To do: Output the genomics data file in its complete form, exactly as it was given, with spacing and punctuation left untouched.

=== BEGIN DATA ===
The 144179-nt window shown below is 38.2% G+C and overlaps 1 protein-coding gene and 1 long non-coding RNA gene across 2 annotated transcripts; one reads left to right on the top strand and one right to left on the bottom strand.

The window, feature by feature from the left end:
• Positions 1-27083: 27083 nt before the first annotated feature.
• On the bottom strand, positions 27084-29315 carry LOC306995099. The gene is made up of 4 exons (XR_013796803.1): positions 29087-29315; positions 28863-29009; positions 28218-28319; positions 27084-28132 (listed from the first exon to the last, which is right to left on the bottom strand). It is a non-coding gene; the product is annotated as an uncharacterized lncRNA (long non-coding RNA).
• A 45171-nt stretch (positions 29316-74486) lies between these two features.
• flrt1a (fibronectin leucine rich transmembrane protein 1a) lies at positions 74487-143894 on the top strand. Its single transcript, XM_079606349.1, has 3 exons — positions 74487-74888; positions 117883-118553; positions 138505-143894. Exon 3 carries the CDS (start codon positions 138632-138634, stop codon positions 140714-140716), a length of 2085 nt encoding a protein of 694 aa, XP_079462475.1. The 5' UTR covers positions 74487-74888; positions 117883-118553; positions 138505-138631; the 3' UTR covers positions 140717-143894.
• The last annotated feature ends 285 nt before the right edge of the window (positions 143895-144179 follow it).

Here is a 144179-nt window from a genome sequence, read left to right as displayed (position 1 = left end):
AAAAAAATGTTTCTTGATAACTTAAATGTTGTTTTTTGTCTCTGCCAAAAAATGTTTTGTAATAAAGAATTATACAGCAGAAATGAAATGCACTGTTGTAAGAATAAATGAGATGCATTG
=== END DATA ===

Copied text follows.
The 144179-nt window shown below is 38.2% G+C and overlaps 1 protein-coding gene and 1 long non-coding RNA gene across 2 annotated transcripts; one reads left to right on the top strand and one right to left on the bottom strand.

The window, feature by feature from the left end:
• Positions 1-27083: 27083 nt before the first annotated feature.
• On the bottom strand, positions 27084-29315 carry LOC306995099. The gene is made up of 4 exons (XR_013796803.1): positions 29087-29315; positions 28863-29009; positions 28218-28319; positions 27084-28132 (listed from the first exon to the last, which is right to left on the bottom strand). It is a non-coding gene; the product is annotated as an uncharacterized lncRNA (long non-coding RNA).
• A 45171-nt stretch (positions 29316-74486) lies between these two features.
• flrt1a (fibronectin leucine rich transmembrane protein 1a) lies at positions 74487-143894 on the top strand. Its single transcript, XM_079606349.1, has 3 exons — positions 74487-74888; positions 117883-118553; positions 138505-143894. Exon 3 carries the CDS (start codon positions 138632-138634, stop codon positions 140714-140716), a length of 2085 nt encoding a protein of 694 aa, XP_079462475.1. The 5' UTR covers positions 74487-74888; positions 117883-118553; positions 138505-138631; the 3' UTR covers positions 140717-143894.
• The last annotated feature ends 285 nt before the right edge of the window (positions 143895-144179 follow it).

Here is a 144179-nt window from a genome sequence, read left to right as displayed (position 1 = left end):
AAAAAAATGTTTCTTGATAACTTAAATGTTGTTTTTTGTCTCTGCCAAAAAATGTTTTGTAATAAAGAATTATACAGCAGAAATGAAATGCACTGTTGTAAGAATAAATGAGATGCATTG